Last week, sex, politics, and religion leaped out of an eye-catching poster of a teenager, Ari-Sophie Dewinter, who wears a Burka that covers her head, neck, and shoulders but little else of her beautiful body except for superimposed slogans, Freedom or Sharia? across her breasts, and You Choose across her bikini. And, of course, under her predominantly nude body was a deeper message protesting the suppression of women under Sharia Law.
Although Burkas are not strictly mandated by Sharia Law and voluntarily worn by many Muslim women throughout the world, they are effectively mandatory in several theocratic societies. Many Muslim women object to the resistance they encounter against burkas in the non-Muslim world. Clashes on this issue are increasing in size and severity in the non-Muslim world.
Muslims (and others) argue that all societies have dress codes. Even in the United States where you can wear anything you choose privately, there are dress codes for dining, business, and just about any other public activity or event.
My views about the clash of cultures can be found in a blog I wrote almost a year ago titled The Terrorist and the Infidel (April 17, 2011), but the present blog reflects my reaction to an ominously growing trend.
You may have heard about the Rye Playland incident in Westchester, New York toward the end of summer in 2011. The scuffle between police and a group of American Muslim women was occasioned by their being barred from amusement rides that prohibit headgear and scarves. The women refused to remove their scarves (hijabs). An altercation erupted. There were injuries. Security intervened.
As usual, pros and cons flooded the media, and blogs lit up throughout the country. Discounting the remarks of uneducated bloggers and differing descriptions of the physical brawl itself, the fundamental issue was absolutely clear: Was this an incident of Xenophobia or Safety?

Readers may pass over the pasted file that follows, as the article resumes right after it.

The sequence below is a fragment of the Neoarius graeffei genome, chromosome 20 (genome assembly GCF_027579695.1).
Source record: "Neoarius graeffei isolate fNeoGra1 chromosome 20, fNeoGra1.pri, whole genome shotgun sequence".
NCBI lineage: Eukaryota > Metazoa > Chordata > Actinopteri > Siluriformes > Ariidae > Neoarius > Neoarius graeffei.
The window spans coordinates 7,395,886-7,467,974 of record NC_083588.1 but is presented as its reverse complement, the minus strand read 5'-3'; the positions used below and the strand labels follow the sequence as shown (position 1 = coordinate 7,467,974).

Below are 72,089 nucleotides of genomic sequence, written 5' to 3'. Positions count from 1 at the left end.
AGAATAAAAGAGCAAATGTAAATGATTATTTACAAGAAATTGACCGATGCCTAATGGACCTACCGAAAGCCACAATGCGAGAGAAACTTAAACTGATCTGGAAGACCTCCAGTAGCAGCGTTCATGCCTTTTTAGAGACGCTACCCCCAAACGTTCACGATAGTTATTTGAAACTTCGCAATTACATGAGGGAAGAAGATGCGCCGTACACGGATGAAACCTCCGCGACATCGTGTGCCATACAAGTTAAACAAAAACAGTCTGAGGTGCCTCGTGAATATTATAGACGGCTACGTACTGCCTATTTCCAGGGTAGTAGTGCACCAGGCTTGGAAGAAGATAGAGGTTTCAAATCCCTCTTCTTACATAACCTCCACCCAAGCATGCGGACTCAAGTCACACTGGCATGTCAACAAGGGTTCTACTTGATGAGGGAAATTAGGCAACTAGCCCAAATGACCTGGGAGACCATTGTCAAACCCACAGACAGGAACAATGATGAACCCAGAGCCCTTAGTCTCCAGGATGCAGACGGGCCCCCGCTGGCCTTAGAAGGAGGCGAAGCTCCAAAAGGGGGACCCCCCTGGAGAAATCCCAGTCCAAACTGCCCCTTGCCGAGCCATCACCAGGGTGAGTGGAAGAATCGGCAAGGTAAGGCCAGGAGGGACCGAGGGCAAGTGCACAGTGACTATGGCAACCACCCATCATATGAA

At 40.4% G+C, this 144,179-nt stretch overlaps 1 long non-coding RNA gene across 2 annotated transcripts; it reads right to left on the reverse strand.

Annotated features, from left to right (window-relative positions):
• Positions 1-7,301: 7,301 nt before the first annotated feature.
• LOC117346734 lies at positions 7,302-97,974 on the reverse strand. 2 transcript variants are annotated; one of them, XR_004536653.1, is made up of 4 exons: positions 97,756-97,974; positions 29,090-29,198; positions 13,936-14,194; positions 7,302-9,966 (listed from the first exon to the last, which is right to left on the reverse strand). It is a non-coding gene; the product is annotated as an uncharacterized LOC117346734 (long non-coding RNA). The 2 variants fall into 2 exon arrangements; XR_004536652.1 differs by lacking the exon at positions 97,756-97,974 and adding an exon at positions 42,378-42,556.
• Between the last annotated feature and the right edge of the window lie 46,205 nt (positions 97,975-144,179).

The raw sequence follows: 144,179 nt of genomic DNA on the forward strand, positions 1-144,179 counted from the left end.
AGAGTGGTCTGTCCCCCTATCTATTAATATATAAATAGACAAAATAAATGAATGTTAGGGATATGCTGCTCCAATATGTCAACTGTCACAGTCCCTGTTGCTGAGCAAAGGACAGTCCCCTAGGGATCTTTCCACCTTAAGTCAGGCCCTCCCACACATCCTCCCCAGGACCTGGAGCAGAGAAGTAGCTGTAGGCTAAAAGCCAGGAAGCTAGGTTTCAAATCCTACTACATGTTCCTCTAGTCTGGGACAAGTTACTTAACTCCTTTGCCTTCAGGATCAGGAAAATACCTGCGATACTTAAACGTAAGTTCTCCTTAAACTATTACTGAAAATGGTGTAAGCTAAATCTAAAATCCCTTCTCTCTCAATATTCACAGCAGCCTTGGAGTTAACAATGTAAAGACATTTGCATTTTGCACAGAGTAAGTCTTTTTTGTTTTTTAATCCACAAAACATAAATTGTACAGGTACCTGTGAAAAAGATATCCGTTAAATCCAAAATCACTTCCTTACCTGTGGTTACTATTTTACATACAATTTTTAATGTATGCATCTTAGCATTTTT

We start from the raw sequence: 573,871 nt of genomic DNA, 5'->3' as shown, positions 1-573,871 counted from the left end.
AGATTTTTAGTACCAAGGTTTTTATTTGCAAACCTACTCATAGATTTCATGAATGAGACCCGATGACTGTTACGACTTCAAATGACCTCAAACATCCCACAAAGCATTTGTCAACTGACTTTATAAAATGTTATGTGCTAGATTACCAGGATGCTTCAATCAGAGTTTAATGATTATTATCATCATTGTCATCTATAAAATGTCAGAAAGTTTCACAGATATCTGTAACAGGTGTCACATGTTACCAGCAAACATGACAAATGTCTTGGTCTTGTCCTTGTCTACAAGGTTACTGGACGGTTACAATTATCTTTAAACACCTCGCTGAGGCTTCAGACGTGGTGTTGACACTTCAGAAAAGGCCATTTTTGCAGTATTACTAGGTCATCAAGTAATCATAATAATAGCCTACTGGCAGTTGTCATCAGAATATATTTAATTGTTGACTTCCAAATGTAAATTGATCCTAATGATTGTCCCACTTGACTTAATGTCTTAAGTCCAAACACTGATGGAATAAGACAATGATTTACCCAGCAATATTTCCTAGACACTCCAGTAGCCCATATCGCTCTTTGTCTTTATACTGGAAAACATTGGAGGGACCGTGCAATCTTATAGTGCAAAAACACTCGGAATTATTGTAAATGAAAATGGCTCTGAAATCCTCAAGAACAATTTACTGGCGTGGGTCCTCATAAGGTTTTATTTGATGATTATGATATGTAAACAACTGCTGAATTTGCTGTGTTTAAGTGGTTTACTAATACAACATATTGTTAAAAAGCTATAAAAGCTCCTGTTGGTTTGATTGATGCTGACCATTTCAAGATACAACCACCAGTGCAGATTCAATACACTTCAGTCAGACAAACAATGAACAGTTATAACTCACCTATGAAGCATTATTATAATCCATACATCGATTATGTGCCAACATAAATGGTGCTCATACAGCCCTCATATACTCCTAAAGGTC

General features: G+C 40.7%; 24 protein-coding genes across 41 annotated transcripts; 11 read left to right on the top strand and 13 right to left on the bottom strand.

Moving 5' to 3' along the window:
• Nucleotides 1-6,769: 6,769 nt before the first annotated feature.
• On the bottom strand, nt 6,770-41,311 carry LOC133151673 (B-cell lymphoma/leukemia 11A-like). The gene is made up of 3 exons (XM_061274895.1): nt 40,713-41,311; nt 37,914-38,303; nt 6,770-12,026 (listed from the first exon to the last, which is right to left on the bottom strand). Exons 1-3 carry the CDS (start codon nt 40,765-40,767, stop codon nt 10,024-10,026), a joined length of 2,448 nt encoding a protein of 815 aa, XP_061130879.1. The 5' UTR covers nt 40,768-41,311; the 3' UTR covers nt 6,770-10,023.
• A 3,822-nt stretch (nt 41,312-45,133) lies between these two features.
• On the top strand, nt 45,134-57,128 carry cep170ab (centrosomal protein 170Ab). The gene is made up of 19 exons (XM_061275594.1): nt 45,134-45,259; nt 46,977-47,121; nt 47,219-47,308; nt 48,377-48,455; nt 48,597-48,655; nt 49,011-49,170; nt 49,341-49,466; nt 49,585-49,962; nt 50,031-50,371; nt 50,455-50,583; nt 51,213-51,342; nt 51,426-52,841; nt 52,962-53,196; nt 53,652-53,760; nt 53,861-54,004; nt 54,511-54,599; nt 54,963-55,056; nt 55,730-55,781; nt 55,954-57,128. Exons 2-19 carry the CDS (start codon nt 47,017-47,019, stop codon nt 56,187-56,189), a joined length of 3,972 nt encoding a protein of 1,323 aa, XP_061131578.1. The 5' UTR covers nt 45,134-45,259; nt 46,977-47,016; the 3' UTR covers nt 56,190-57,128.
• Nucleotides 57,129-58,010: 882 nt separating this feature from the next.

In either case, the conflict underscores a deeper issue. The United States maintains a separation of church and state. The corollary to that principle is religious freedom. Although many people, including legislators and judges, are confused about the correlation of those binary principles, they are generally reflected in the laws and practices of our country. And, of course, religious freedom does not include religious practices such as ritual infanticide. It also does not provide a right to break the law.
Yet, there are fanatics who posit that Muslims should be permitted to practice Sharia Law with its separate courts and judges outside the jurisdiction of national laws. The United States is no exception. Fanatics do not recognize national borders. I know that Xenophobia has reared its ugly head in much of the non-Muslim world. But so has attempted encroachment on the laws of non-Muslim nations. I hope that Americans will exercise the same fervor against legal Islamization as they do to check other religions.
Millions of people question the wisdom behind the provocative poster. Millions of others applaud it. Whatever our differences about the poster, I hope my fellow Americans, including Muslim Americans, wisely sort the difference between Xenophobia and American Jurisprudence.